Selecting Proper Keywords

Selecting Proper Keywords

by Dave Curtis on 03/29/2011

in Keywords,Search Engine Optimization

The majority of us don’t just type in one or two words into search engines. Instead we’ll type in at least 3 or more word phrases. When the search engine return pages (SERPs) show up you’ll often see the most exact matches at the top of the list and those pages which match all of the terms, but not in the precise order or with each word following the other, beneath the more exact matches above.

If you’ve already read my posts on researching your industry competition on the web and how to conduct keyword research then you’ll understand just how to generate thousands of keyword phrases that you’ll need to keep focused on your site’s theme without diluting the SEO effectiveness of the content. I’m making a rather subtle point of distinction here between merely diluting a site’s theme (through use of content unrelated to what your site is about) and diluting the strength of the optimization on the site by using very weak neighboring or related keywords that dilute the strength of the main keyword focus on a page.

Take for instance a technology web site. After researching keywords and phrases for several brands of computer, iPhones, Androids, BlackBerry’s iPads etc you’ve got a whole lot of areas that you’re going to want to keep separated from one another because Google doesn’t want to return a page query from someone looking for an Android Charm with MotoBlur if the page also has information about iPhones and Dell Computers on it.  So your theme is about technology but you need to keep things separate from one another. That includes link text, category pages and subpages. If you’re writing about Android phones you need to have all your pages about Android phones under the main section about Androids.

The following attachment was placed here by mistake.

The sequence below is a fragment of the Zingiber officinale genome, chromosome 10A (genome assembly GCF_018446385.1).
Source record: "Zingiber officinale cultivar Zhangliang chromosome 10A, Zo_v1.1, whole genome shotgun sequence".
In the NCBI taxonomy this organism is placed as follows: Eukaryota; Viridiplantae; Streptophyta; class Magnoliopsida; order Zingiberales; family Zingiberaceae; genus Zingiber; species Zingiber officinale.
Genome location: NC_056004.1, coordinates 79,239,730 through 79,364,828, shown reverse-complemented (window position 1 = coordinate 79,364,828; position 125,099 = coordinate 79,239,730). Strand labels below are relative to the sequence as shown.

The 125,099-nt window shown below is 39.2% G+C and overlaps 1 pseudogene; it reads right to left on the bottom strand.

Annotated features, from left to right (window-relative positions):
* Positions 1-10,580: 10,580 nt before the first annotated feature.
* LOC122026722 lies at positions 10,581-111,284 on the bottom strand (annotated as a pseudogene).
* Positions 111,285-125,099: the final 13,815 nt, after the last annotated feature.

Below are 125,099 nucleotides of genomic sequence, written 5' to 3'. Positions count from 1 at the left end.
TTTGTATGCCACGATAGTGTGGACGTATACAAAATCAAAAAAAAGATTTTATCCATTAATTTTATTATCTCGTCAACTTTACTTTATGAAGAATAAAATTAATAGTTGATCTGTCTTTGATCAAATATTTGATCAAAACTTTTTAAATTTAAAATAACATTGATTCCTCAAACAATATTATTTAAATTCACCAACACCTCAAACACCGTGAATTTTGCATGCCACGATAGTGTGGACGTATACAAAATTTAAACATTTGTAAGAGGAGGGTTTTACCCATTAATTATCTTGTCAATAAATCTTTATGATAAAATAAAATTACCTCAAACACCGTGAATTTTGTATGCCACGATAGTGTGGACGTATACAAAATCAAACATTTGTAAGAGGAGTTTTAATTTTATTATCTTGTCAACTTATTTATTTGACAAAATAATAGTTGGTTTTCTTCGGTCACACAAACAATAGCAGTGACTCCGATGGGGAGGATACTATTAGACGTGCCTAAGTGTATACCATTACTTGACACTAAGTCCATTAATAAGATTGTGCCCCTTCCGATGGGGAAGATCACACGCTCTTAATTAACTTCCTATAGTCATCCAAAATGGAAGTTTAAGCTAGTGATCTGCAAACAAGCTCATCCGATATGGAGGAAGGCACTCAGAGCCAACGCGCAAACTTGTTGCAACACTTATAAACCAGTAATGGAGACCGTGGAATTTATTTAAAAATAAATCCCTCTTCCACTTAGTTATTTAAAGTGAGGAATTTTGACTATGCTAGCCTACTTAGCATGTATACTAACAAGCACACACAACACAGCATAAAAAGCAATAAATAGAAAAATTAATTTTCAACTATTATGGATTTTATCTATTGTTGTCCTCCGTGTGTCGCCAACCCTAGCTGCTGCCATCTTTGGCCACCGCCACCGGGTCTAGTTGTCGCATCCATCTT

What this does is strictly delineate each subcategory of your main theme and strengthen each so that each one will produce a stronger showing in the SERPs.

So selecting the proper keywords (after having researched the competition and conducted as exhaustive keyword search as possible) relies primarily on taking your master list and writing naturally for the website visitor (nothing forced or artificial) as you market your product as best you can to answer their needs, explain any unique benefits they may find important and make your offer.

Now upon writing and publishing your page it’s up to you to monitor the traffic to determine which keywords are bringing you the most traffic, and also which of those keyword phrases are making you the most sales. One way to accomplish this is to keep a record of the time of each sale and then match it up to your site analytics showing which keywords were typed in to draw each of those visitors to your site. Matching your product, benefits, offer and sales to the actual keywords that attracted the customer to the sale can be improved by removing or switching a keyword that causes your pages to get the most bounces. Don’t make more than one change at a time though as you’ll want to track the difference in performance (either fewer bounces, increased/decreased sales etc) and then move on to your next change after you’ve determined what the site visitor is responding to and how.

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